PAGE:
At the boy's cry, all present began to get more and more excited as the blue and red-clad form of the Man of Steel flew closer and closer, finally floating through the window and landing on the floor.
"Get that camera going, Jimmy," Lois instructed, too intent on looking at Superman to realize that Jimmy had already taken three pictures.
It didn't matter anyway, because Jimmy couldn't hear Lois' instruction, and Lois couldn't hear the shutter clicking over the noise the children made on Superman's arrival.
For a brief instant, Lois was afraid that Superman would be mobbed by the children before dismissing the thought as irrational.
"I've never seen the kids so excited!" one of the doctors shouted to Lois, who was standing next to him. Dr. Sam Becket had taken a lot of kidding over his name most of his life, due to the similarity between it and the names of both a famous playwright and the lead character of Quantum Leap. Aside from the name, though there was no resemblance between this Dr. Becket and either of his namesakes. This Dr. Becket was a young doctor, in his mid-twenties, with boyish good looks that had also earned him the nickname "Doogie Howser" from some of the staff.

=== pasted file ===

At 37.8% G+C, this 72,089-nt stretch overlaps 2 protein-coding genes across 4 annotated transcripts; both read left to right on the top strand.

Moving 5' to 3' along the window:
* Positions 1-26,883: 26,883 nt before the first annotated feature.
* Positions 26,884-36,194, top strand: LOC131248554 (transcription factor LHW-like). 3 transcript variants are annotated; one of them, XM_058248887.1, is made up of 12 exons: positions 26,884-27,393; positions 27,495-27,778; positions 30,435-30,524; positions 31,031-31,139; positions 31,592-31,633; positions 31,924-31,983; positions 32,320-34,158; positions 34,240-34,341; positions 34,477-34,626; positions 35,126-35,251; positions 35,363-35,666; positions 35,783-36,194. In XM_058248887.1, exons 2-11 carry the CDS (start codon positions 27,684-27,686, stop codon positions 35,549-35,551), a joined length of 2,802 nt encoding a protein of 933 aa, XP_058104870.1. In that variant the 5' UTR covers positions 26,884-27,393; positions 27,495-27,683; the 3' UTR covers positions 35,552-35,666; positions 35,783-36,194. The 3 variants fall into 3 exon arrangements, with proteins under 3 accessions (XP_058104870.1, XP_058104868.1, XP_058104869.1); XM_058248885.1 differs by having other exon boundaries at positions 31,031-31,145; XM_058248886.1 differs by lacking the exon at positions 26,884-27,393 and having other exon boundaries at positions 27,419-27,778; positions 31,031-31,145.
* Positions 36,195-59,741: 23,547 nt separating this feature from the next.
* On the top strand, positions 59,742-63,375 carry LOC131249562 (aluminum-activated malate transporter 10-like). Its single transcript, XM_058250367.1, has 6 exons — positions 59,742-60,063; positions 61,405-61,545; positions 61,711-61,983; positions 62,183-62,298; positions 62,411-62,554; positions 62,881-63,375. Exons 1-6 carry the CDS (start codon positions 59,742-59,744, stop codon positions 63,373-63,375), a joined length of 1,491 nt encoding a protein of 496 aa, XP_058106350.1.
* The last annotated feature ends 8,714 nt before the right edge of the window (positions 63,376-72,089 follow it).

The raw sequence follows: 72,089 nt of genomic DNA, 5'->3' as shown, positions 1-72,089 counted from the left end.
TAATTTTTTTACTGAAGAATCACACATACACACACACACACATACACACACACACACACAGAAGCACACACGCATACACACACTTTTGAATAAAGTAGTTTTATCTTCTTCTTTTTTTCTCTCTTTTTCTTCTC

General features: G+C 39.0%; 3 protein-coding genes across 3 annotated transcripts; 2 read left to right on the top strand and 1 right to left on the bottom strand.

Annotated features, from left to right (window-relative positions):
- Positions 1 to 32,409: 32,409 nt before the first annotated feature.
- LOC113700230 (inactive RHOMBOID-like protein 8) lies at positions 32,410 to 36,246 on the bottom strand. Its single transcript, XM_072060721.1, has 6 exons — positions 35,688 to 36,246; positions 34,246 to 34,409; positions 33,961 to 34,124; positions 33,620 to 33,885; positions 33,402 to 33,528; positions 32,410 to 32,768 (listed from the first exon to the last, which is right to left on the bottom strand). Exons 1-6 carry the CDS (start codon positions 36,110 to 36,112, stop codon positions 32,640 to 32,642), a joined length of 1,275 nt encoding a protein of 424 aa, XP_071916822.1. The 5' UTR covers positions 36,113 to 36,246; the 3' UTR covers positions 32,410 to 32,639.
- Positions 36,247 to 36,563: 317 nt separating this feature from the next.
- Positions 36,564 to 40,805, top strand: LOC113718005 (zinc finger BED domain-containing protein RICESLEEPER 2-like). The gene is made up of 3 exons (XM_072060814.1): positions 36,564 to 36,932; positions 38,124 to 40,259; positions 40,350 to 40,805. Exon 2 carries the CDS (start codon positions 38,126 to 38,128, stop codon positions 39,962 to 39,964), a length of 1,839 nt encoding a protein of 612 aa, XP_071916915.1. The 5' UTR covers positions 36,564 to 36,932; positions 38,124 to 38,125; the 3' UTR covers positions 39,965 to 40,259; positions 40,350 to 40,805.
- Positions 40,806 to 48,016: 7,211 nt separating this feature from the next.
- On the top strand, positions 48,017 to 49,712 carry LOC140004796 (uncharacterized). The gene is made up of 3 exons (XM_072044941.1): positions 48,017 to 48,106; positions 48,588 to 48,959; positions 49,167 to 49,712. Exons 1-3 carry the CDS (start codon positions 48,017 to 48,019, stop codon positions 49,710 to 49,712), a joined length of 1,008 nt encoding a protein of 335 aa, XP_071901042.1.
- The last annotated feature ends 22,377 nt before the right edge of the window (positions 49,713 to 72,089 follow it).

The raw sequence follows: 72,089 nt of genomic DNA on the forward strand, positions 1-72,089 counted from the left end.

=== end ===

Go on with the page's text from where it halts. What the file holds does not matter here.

Lois thought Dr. Becket was at least as excited as the children, but didn't say so due to her own excitement. There was something about Superman's presence that tended to make the citizens of Metropolis break out in a grin or otherwise feel better… well, with the exception of Metropolis' criminal element, Mayson Drake of the district attorney's office, and a few others.
Superman seemed to be enjoying the visit at least as much as the children. He knew part of it was the ego boost from the adoration, but a lot of it was due to the fact that the simple act of visiting these children was making their day… if not their week.